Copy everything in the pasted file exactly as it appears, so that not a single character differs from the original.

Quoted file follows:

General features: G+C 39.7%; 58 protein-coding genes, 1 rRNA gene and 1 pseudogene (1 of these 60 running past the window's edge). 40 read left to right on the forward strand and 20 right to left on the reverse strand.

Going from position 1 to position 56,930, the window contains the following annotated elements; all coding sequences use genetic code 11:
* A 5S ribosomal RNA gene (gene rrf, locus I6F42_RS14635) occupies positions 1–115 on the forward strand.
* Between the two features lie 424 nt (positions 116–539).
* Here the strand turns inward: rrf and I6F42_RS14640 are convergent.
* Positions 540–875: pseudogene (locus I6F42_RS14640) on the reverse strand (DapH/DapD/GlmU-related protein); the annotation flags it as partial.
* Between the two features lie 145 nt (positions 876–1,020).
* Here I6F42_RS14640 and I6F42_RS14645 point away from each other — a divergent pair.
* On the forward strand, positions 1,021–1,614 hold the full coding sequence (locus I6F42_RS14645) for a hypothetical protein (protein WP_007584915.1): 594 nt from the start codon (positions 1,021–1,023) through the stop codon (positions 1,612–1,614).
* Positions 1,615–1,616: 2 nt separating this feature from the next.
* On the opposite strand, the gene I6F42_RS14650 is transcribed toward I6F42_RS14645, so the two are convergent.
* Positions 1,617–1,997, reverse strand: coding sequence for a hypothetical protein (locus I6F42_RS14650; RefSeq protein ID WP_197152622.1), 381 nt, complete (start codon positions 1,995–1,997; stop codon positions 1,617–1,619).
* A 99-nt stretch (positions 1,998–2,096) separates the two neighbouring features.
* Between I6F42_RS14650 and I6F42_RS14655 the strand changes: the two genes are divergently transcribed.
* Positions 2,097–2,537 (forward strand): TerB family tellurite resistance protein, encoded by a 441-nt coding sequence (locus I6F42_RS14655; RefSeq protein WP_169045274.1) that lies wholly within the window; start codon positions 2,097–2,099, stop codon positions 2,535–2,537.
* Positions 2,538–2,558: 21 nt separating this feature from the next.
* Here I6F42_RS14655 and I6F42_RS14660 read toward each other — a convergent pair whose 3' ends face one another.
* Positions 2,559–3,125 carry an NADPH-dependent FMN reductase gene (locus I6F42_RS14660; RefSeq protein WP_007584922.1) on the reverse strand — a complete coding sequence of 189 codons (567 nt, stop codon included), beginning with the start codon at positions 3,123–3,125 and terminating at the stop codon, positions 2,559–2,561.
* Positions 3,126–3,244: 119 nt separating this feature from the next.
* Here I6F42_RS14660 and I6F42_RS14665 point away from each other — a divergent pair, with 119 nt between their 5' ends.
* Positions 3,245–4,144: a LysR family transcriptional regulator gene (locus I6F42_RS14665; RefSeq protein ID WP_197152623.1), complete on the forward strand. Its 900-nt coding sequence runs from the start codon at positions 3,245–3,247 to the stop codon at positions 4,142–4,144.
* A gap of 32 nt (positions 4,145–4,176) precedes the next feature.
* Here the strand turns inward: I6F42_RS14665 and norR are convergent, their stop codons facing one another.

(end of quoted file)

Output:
General features: G+C 39.7%; 58 protein-coding genes, 1 rRNA gene and 1 pseudogene (1 of these 60 running past the window's edge). 40 read left to right on the forward strand and 20 right to left on the reverse strand.

Going from position 1 to position 56,930, the window contains the following annotated elements; all coding sequences use genetic code 11:
* A 5S ribosomal RNA gene (gene rrf, locus I6F42_RS14635) occupies positions 1–115 on the forward strand.
* Between the two features lie 424 nt (positions 116–539).
* Here the strand turns inward: rrf and I6F42_RS14640 are convergent.
* Positions 540–875: pseudogene (locus I6F42_RS14640) on the reverse strand (DapH/DapD/GlmU-related protein); the annotation flags it as partial.
* Between the two features lie 145 nt (positions 876–1,020).
* Here I6F42_RS14640 and I6F42_RS14645 point away from each other — a divergent pair.
* On the forward strand, positions 1,021–1,614 hold the full coding sequence (locus I6F42_RS14645) for a hypothetical protein (protein WP_007584915.1): 594 nt from the start codon (positions 1,021–1,023) through the stop codon (positions 1,612–1,614).
* Positions 1,615–1,616: 2 nt separating this feature from the next.
* On the opposite strand, the gene I6F42_RS14650 is transcribed toward I6F42_RS14645, so the two are convergent.
* Positions 1,617–1,997, reverse strand: coding sequence for a hypothetical protein (locus I6F42_RS14650; RefSeq protein ID WP_197152622.1), 381 nt, complete (start codon positions 1,995–1,997; stop codon positions 1,617–1,619).
* A 99-nt stretch (positions 1,998–2,096) separates the two neighbouring features.
* Between I6F42_RS14650 and I6F42_RS14655 the strand changes: the two genes are divergently transcribed.
* Positions 2,097–2,537 (forward strand): TerB family tellurite resistance protein, encoded by a 441-nt coding sequence (locus I6F42_RS14655; RefSeq protein WP_169045274.1) that lies wholly within the window; start codon positions 2,097–2,099, stop codon positions 2,535–2,537.
* Positions 2,538–2,558: 21 nt separating this feature from the next.
* Here I6F42_RS14655 and I6F42_RS14660 read toward each other — a convergent pair whose 3' ends face one another.
* Positions 2,559–3,125 carry an NADPH-dependent FMN reductase gene (locus I6F42_RS14660; RefSeq protein WP_007584922.1) on the reverse strand — a complete coding sequence of 189 codons (567 nt, stop codon included), beginning with the start codon at positions 3,123–3,125 and terminating at the stop codon, positions 2,559–2,561.
* Positions 3,126–3,244: 119 nt separating this feature from the next.
* Here I6F42_RS14660 and I6F42_RS14665 point away from each other — a divergent pair, with 119 nt between their 5' ends.
* Positions 3,245–4,144: a LysR family transcriptional regulator gene (locus I6F42_RS14665; RefSeq protein ID WP_197152623.1), complete on the forward strand. Its 900-nt coding sequence runs from the start codon at positions 3,245–3,247 to the stop codon at positions 4,142–4,144.
* A gap of 32 nt (positions 4,145–4,176) precedes the next feature.
* Here the strand turns inward: I6F42_RS14665 and norR are convergent, their stop codons facing one another.